They say a week is a long time in politics but after the election results today maybe it should be revised to 24 hours being the definition of a 'long time'. The SNP have the first full majority since the Parliament was re-established in 1999, Labour has become a minority, weak and destabilised party and the Lib Dems suffered a severe drubbing.
The Scottish Election has been a complex one. The media like to reduce analysis to glib statements - it's the Westminster coalition that did it, it was a two party race etc etc. But you don't get the majority the SNP has under an additional member based PR system a year after a resounding vote for Labour in the UK general election without a number of intertwined issues coming together.
The first is that while I sometimes have pondered the logic of local communities unseating elected representatives who are clearly excellent both locally and nationally for the sheer hell of it [as it appears to me anyway], I believe the Scottish electorate are fairly sophisticated and have an understanding of politics in Scotland that is beyond that of most political pundits - you only had to see Nick Robinson on the BBC to realise that. It may seem to some that a strong vote for Labour at the Westminster elections last year would lead to a strong showing yesterday. But of course they are entirely different elections with different choices and different policy outcomes and that viewpoint belies the nuances of a devolved system. Voters may not articulate it as political anoraks would but they definitley 'get it'.
The second is that the collapse of the Lib Dem vote was expected but the depth of the Labour collapse was not. The Lib Dem losses in and of themselves did not create the unstoppable surge in SNP support. Why did the Labour vote collapse like this? Scottish Lib Dems are suffering from a coalition with the Conservatives - what's Labour's reason?
The third is that while the SNP has independence as a policy they have proven that they are a party with policies for all areas of Scottish life. They are not a one trick pony. You may not like all of the tricks but they are a full blown show - not a sketch. They have governed and by all reasonable measures have governed well. They have certainly disproved the predictions of not lasting more than six months in power.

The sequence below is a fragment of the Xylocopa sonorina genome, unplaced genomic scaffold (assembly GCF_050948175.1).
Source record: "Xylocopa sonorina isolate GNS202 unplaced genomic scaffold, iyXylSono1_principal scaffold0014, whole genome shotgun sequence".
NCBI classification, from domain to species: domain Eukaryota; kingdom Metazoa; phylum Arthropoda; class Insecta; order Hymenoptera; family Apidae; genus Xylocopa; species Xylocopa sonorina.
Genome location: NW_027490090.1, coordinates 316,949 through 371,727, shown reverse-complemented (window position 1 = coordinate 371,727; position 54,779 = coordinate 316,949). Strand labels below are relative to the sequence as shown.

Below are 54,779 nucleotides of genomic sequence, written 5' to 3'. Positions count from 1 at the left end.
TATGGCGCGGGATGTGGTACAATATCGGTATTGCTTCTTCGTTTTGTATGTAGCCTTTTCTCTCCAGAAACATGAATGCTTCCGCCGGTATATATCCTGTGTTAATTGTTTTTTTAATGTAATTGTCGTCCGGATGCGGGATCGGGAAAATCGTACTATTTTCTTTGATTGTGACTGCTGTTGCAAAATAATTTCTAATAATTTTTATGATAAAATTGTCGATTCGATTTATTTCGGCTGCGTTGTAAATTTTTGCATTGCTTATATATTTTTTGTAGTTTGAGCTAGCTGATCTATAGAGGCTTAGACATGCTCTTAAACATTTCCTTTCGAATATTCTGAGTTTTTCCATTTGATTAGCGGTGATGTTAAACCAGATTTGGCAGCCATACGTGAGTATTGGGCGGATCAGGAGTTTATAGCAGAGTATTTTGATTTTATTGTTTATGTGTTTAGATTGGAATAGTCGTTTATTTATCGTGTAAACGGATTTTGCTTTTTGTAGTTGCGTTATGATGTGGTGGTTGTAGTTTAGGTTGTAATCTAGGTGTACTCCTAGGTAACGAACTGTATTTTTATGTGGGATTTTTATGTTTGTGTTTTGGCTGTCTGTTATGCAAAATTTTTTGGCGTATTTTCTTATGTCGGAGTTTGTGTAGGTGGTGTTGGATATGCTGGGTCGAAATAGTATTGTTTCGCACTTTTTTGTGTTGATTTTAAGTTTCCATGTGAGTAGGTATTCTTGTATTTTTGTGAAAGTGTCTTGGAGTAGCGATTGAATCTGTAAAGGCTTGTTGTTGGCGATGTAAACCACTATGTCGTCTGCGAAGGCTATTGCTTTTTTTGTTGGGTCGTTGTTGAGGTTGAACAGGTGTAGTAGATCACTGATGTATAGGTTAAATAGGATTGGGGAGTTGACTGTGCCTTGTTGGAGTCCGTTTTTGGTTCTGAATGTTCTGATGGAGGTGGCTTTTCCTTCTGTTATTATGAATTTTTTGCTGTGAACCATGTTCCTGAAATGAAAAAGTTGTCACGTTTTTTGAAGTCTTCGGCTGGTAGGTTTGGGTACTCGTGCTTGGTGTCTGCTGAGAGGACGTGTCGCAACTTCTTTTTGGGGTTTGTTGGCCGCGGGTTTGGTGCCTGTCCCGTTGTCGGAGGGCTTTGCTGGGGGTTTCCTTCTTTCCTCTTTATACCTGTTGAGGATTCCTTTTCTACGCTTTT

The fourth is that voters views on independence are not the driving factor in voting for or against the SNP. People will vote for the SNP as a party for Scotland even if they are not fully for indepedence.
The fifth is Labour's inability to run a positive campaign and one that is about Scotland - and not about Labour's struggle to operate in the devolved settlement they enabled to happen. A campaign that focuses on using Scotland as a springboard to success in a future Westminster election, negative messaging and an inability to contain Labour's internal struggle to recover from last year's UK elections and the previous Scottish elections is not a vote winner. Scottish voters perhaps more than others are sensitive to being used and patronised to.
The Lib Dems are in a dark place - but at least they know why they are there and so have a head start on how to work their way out of it. Labour needs to figure out how the past 24 hours came to be and recalibrate accordingly. Do they have the mettle to do this? Given the losses they have suffered their intellectual and political capacity is significantly pruned.
Of course, this short blog post itself only skims the surface of a 24 hour period that will take days, if not weeks, to understand and analyse. But five years ago no-one would have predicted an SNP majority or that Labour would be in the position they are now in. Scotland is grasping devolution in a way that no other part of the UK is quite achieving and is stating and creating its own path. If there is a part of our United Kingdom that knows it's own mind it appears it is Scotland.
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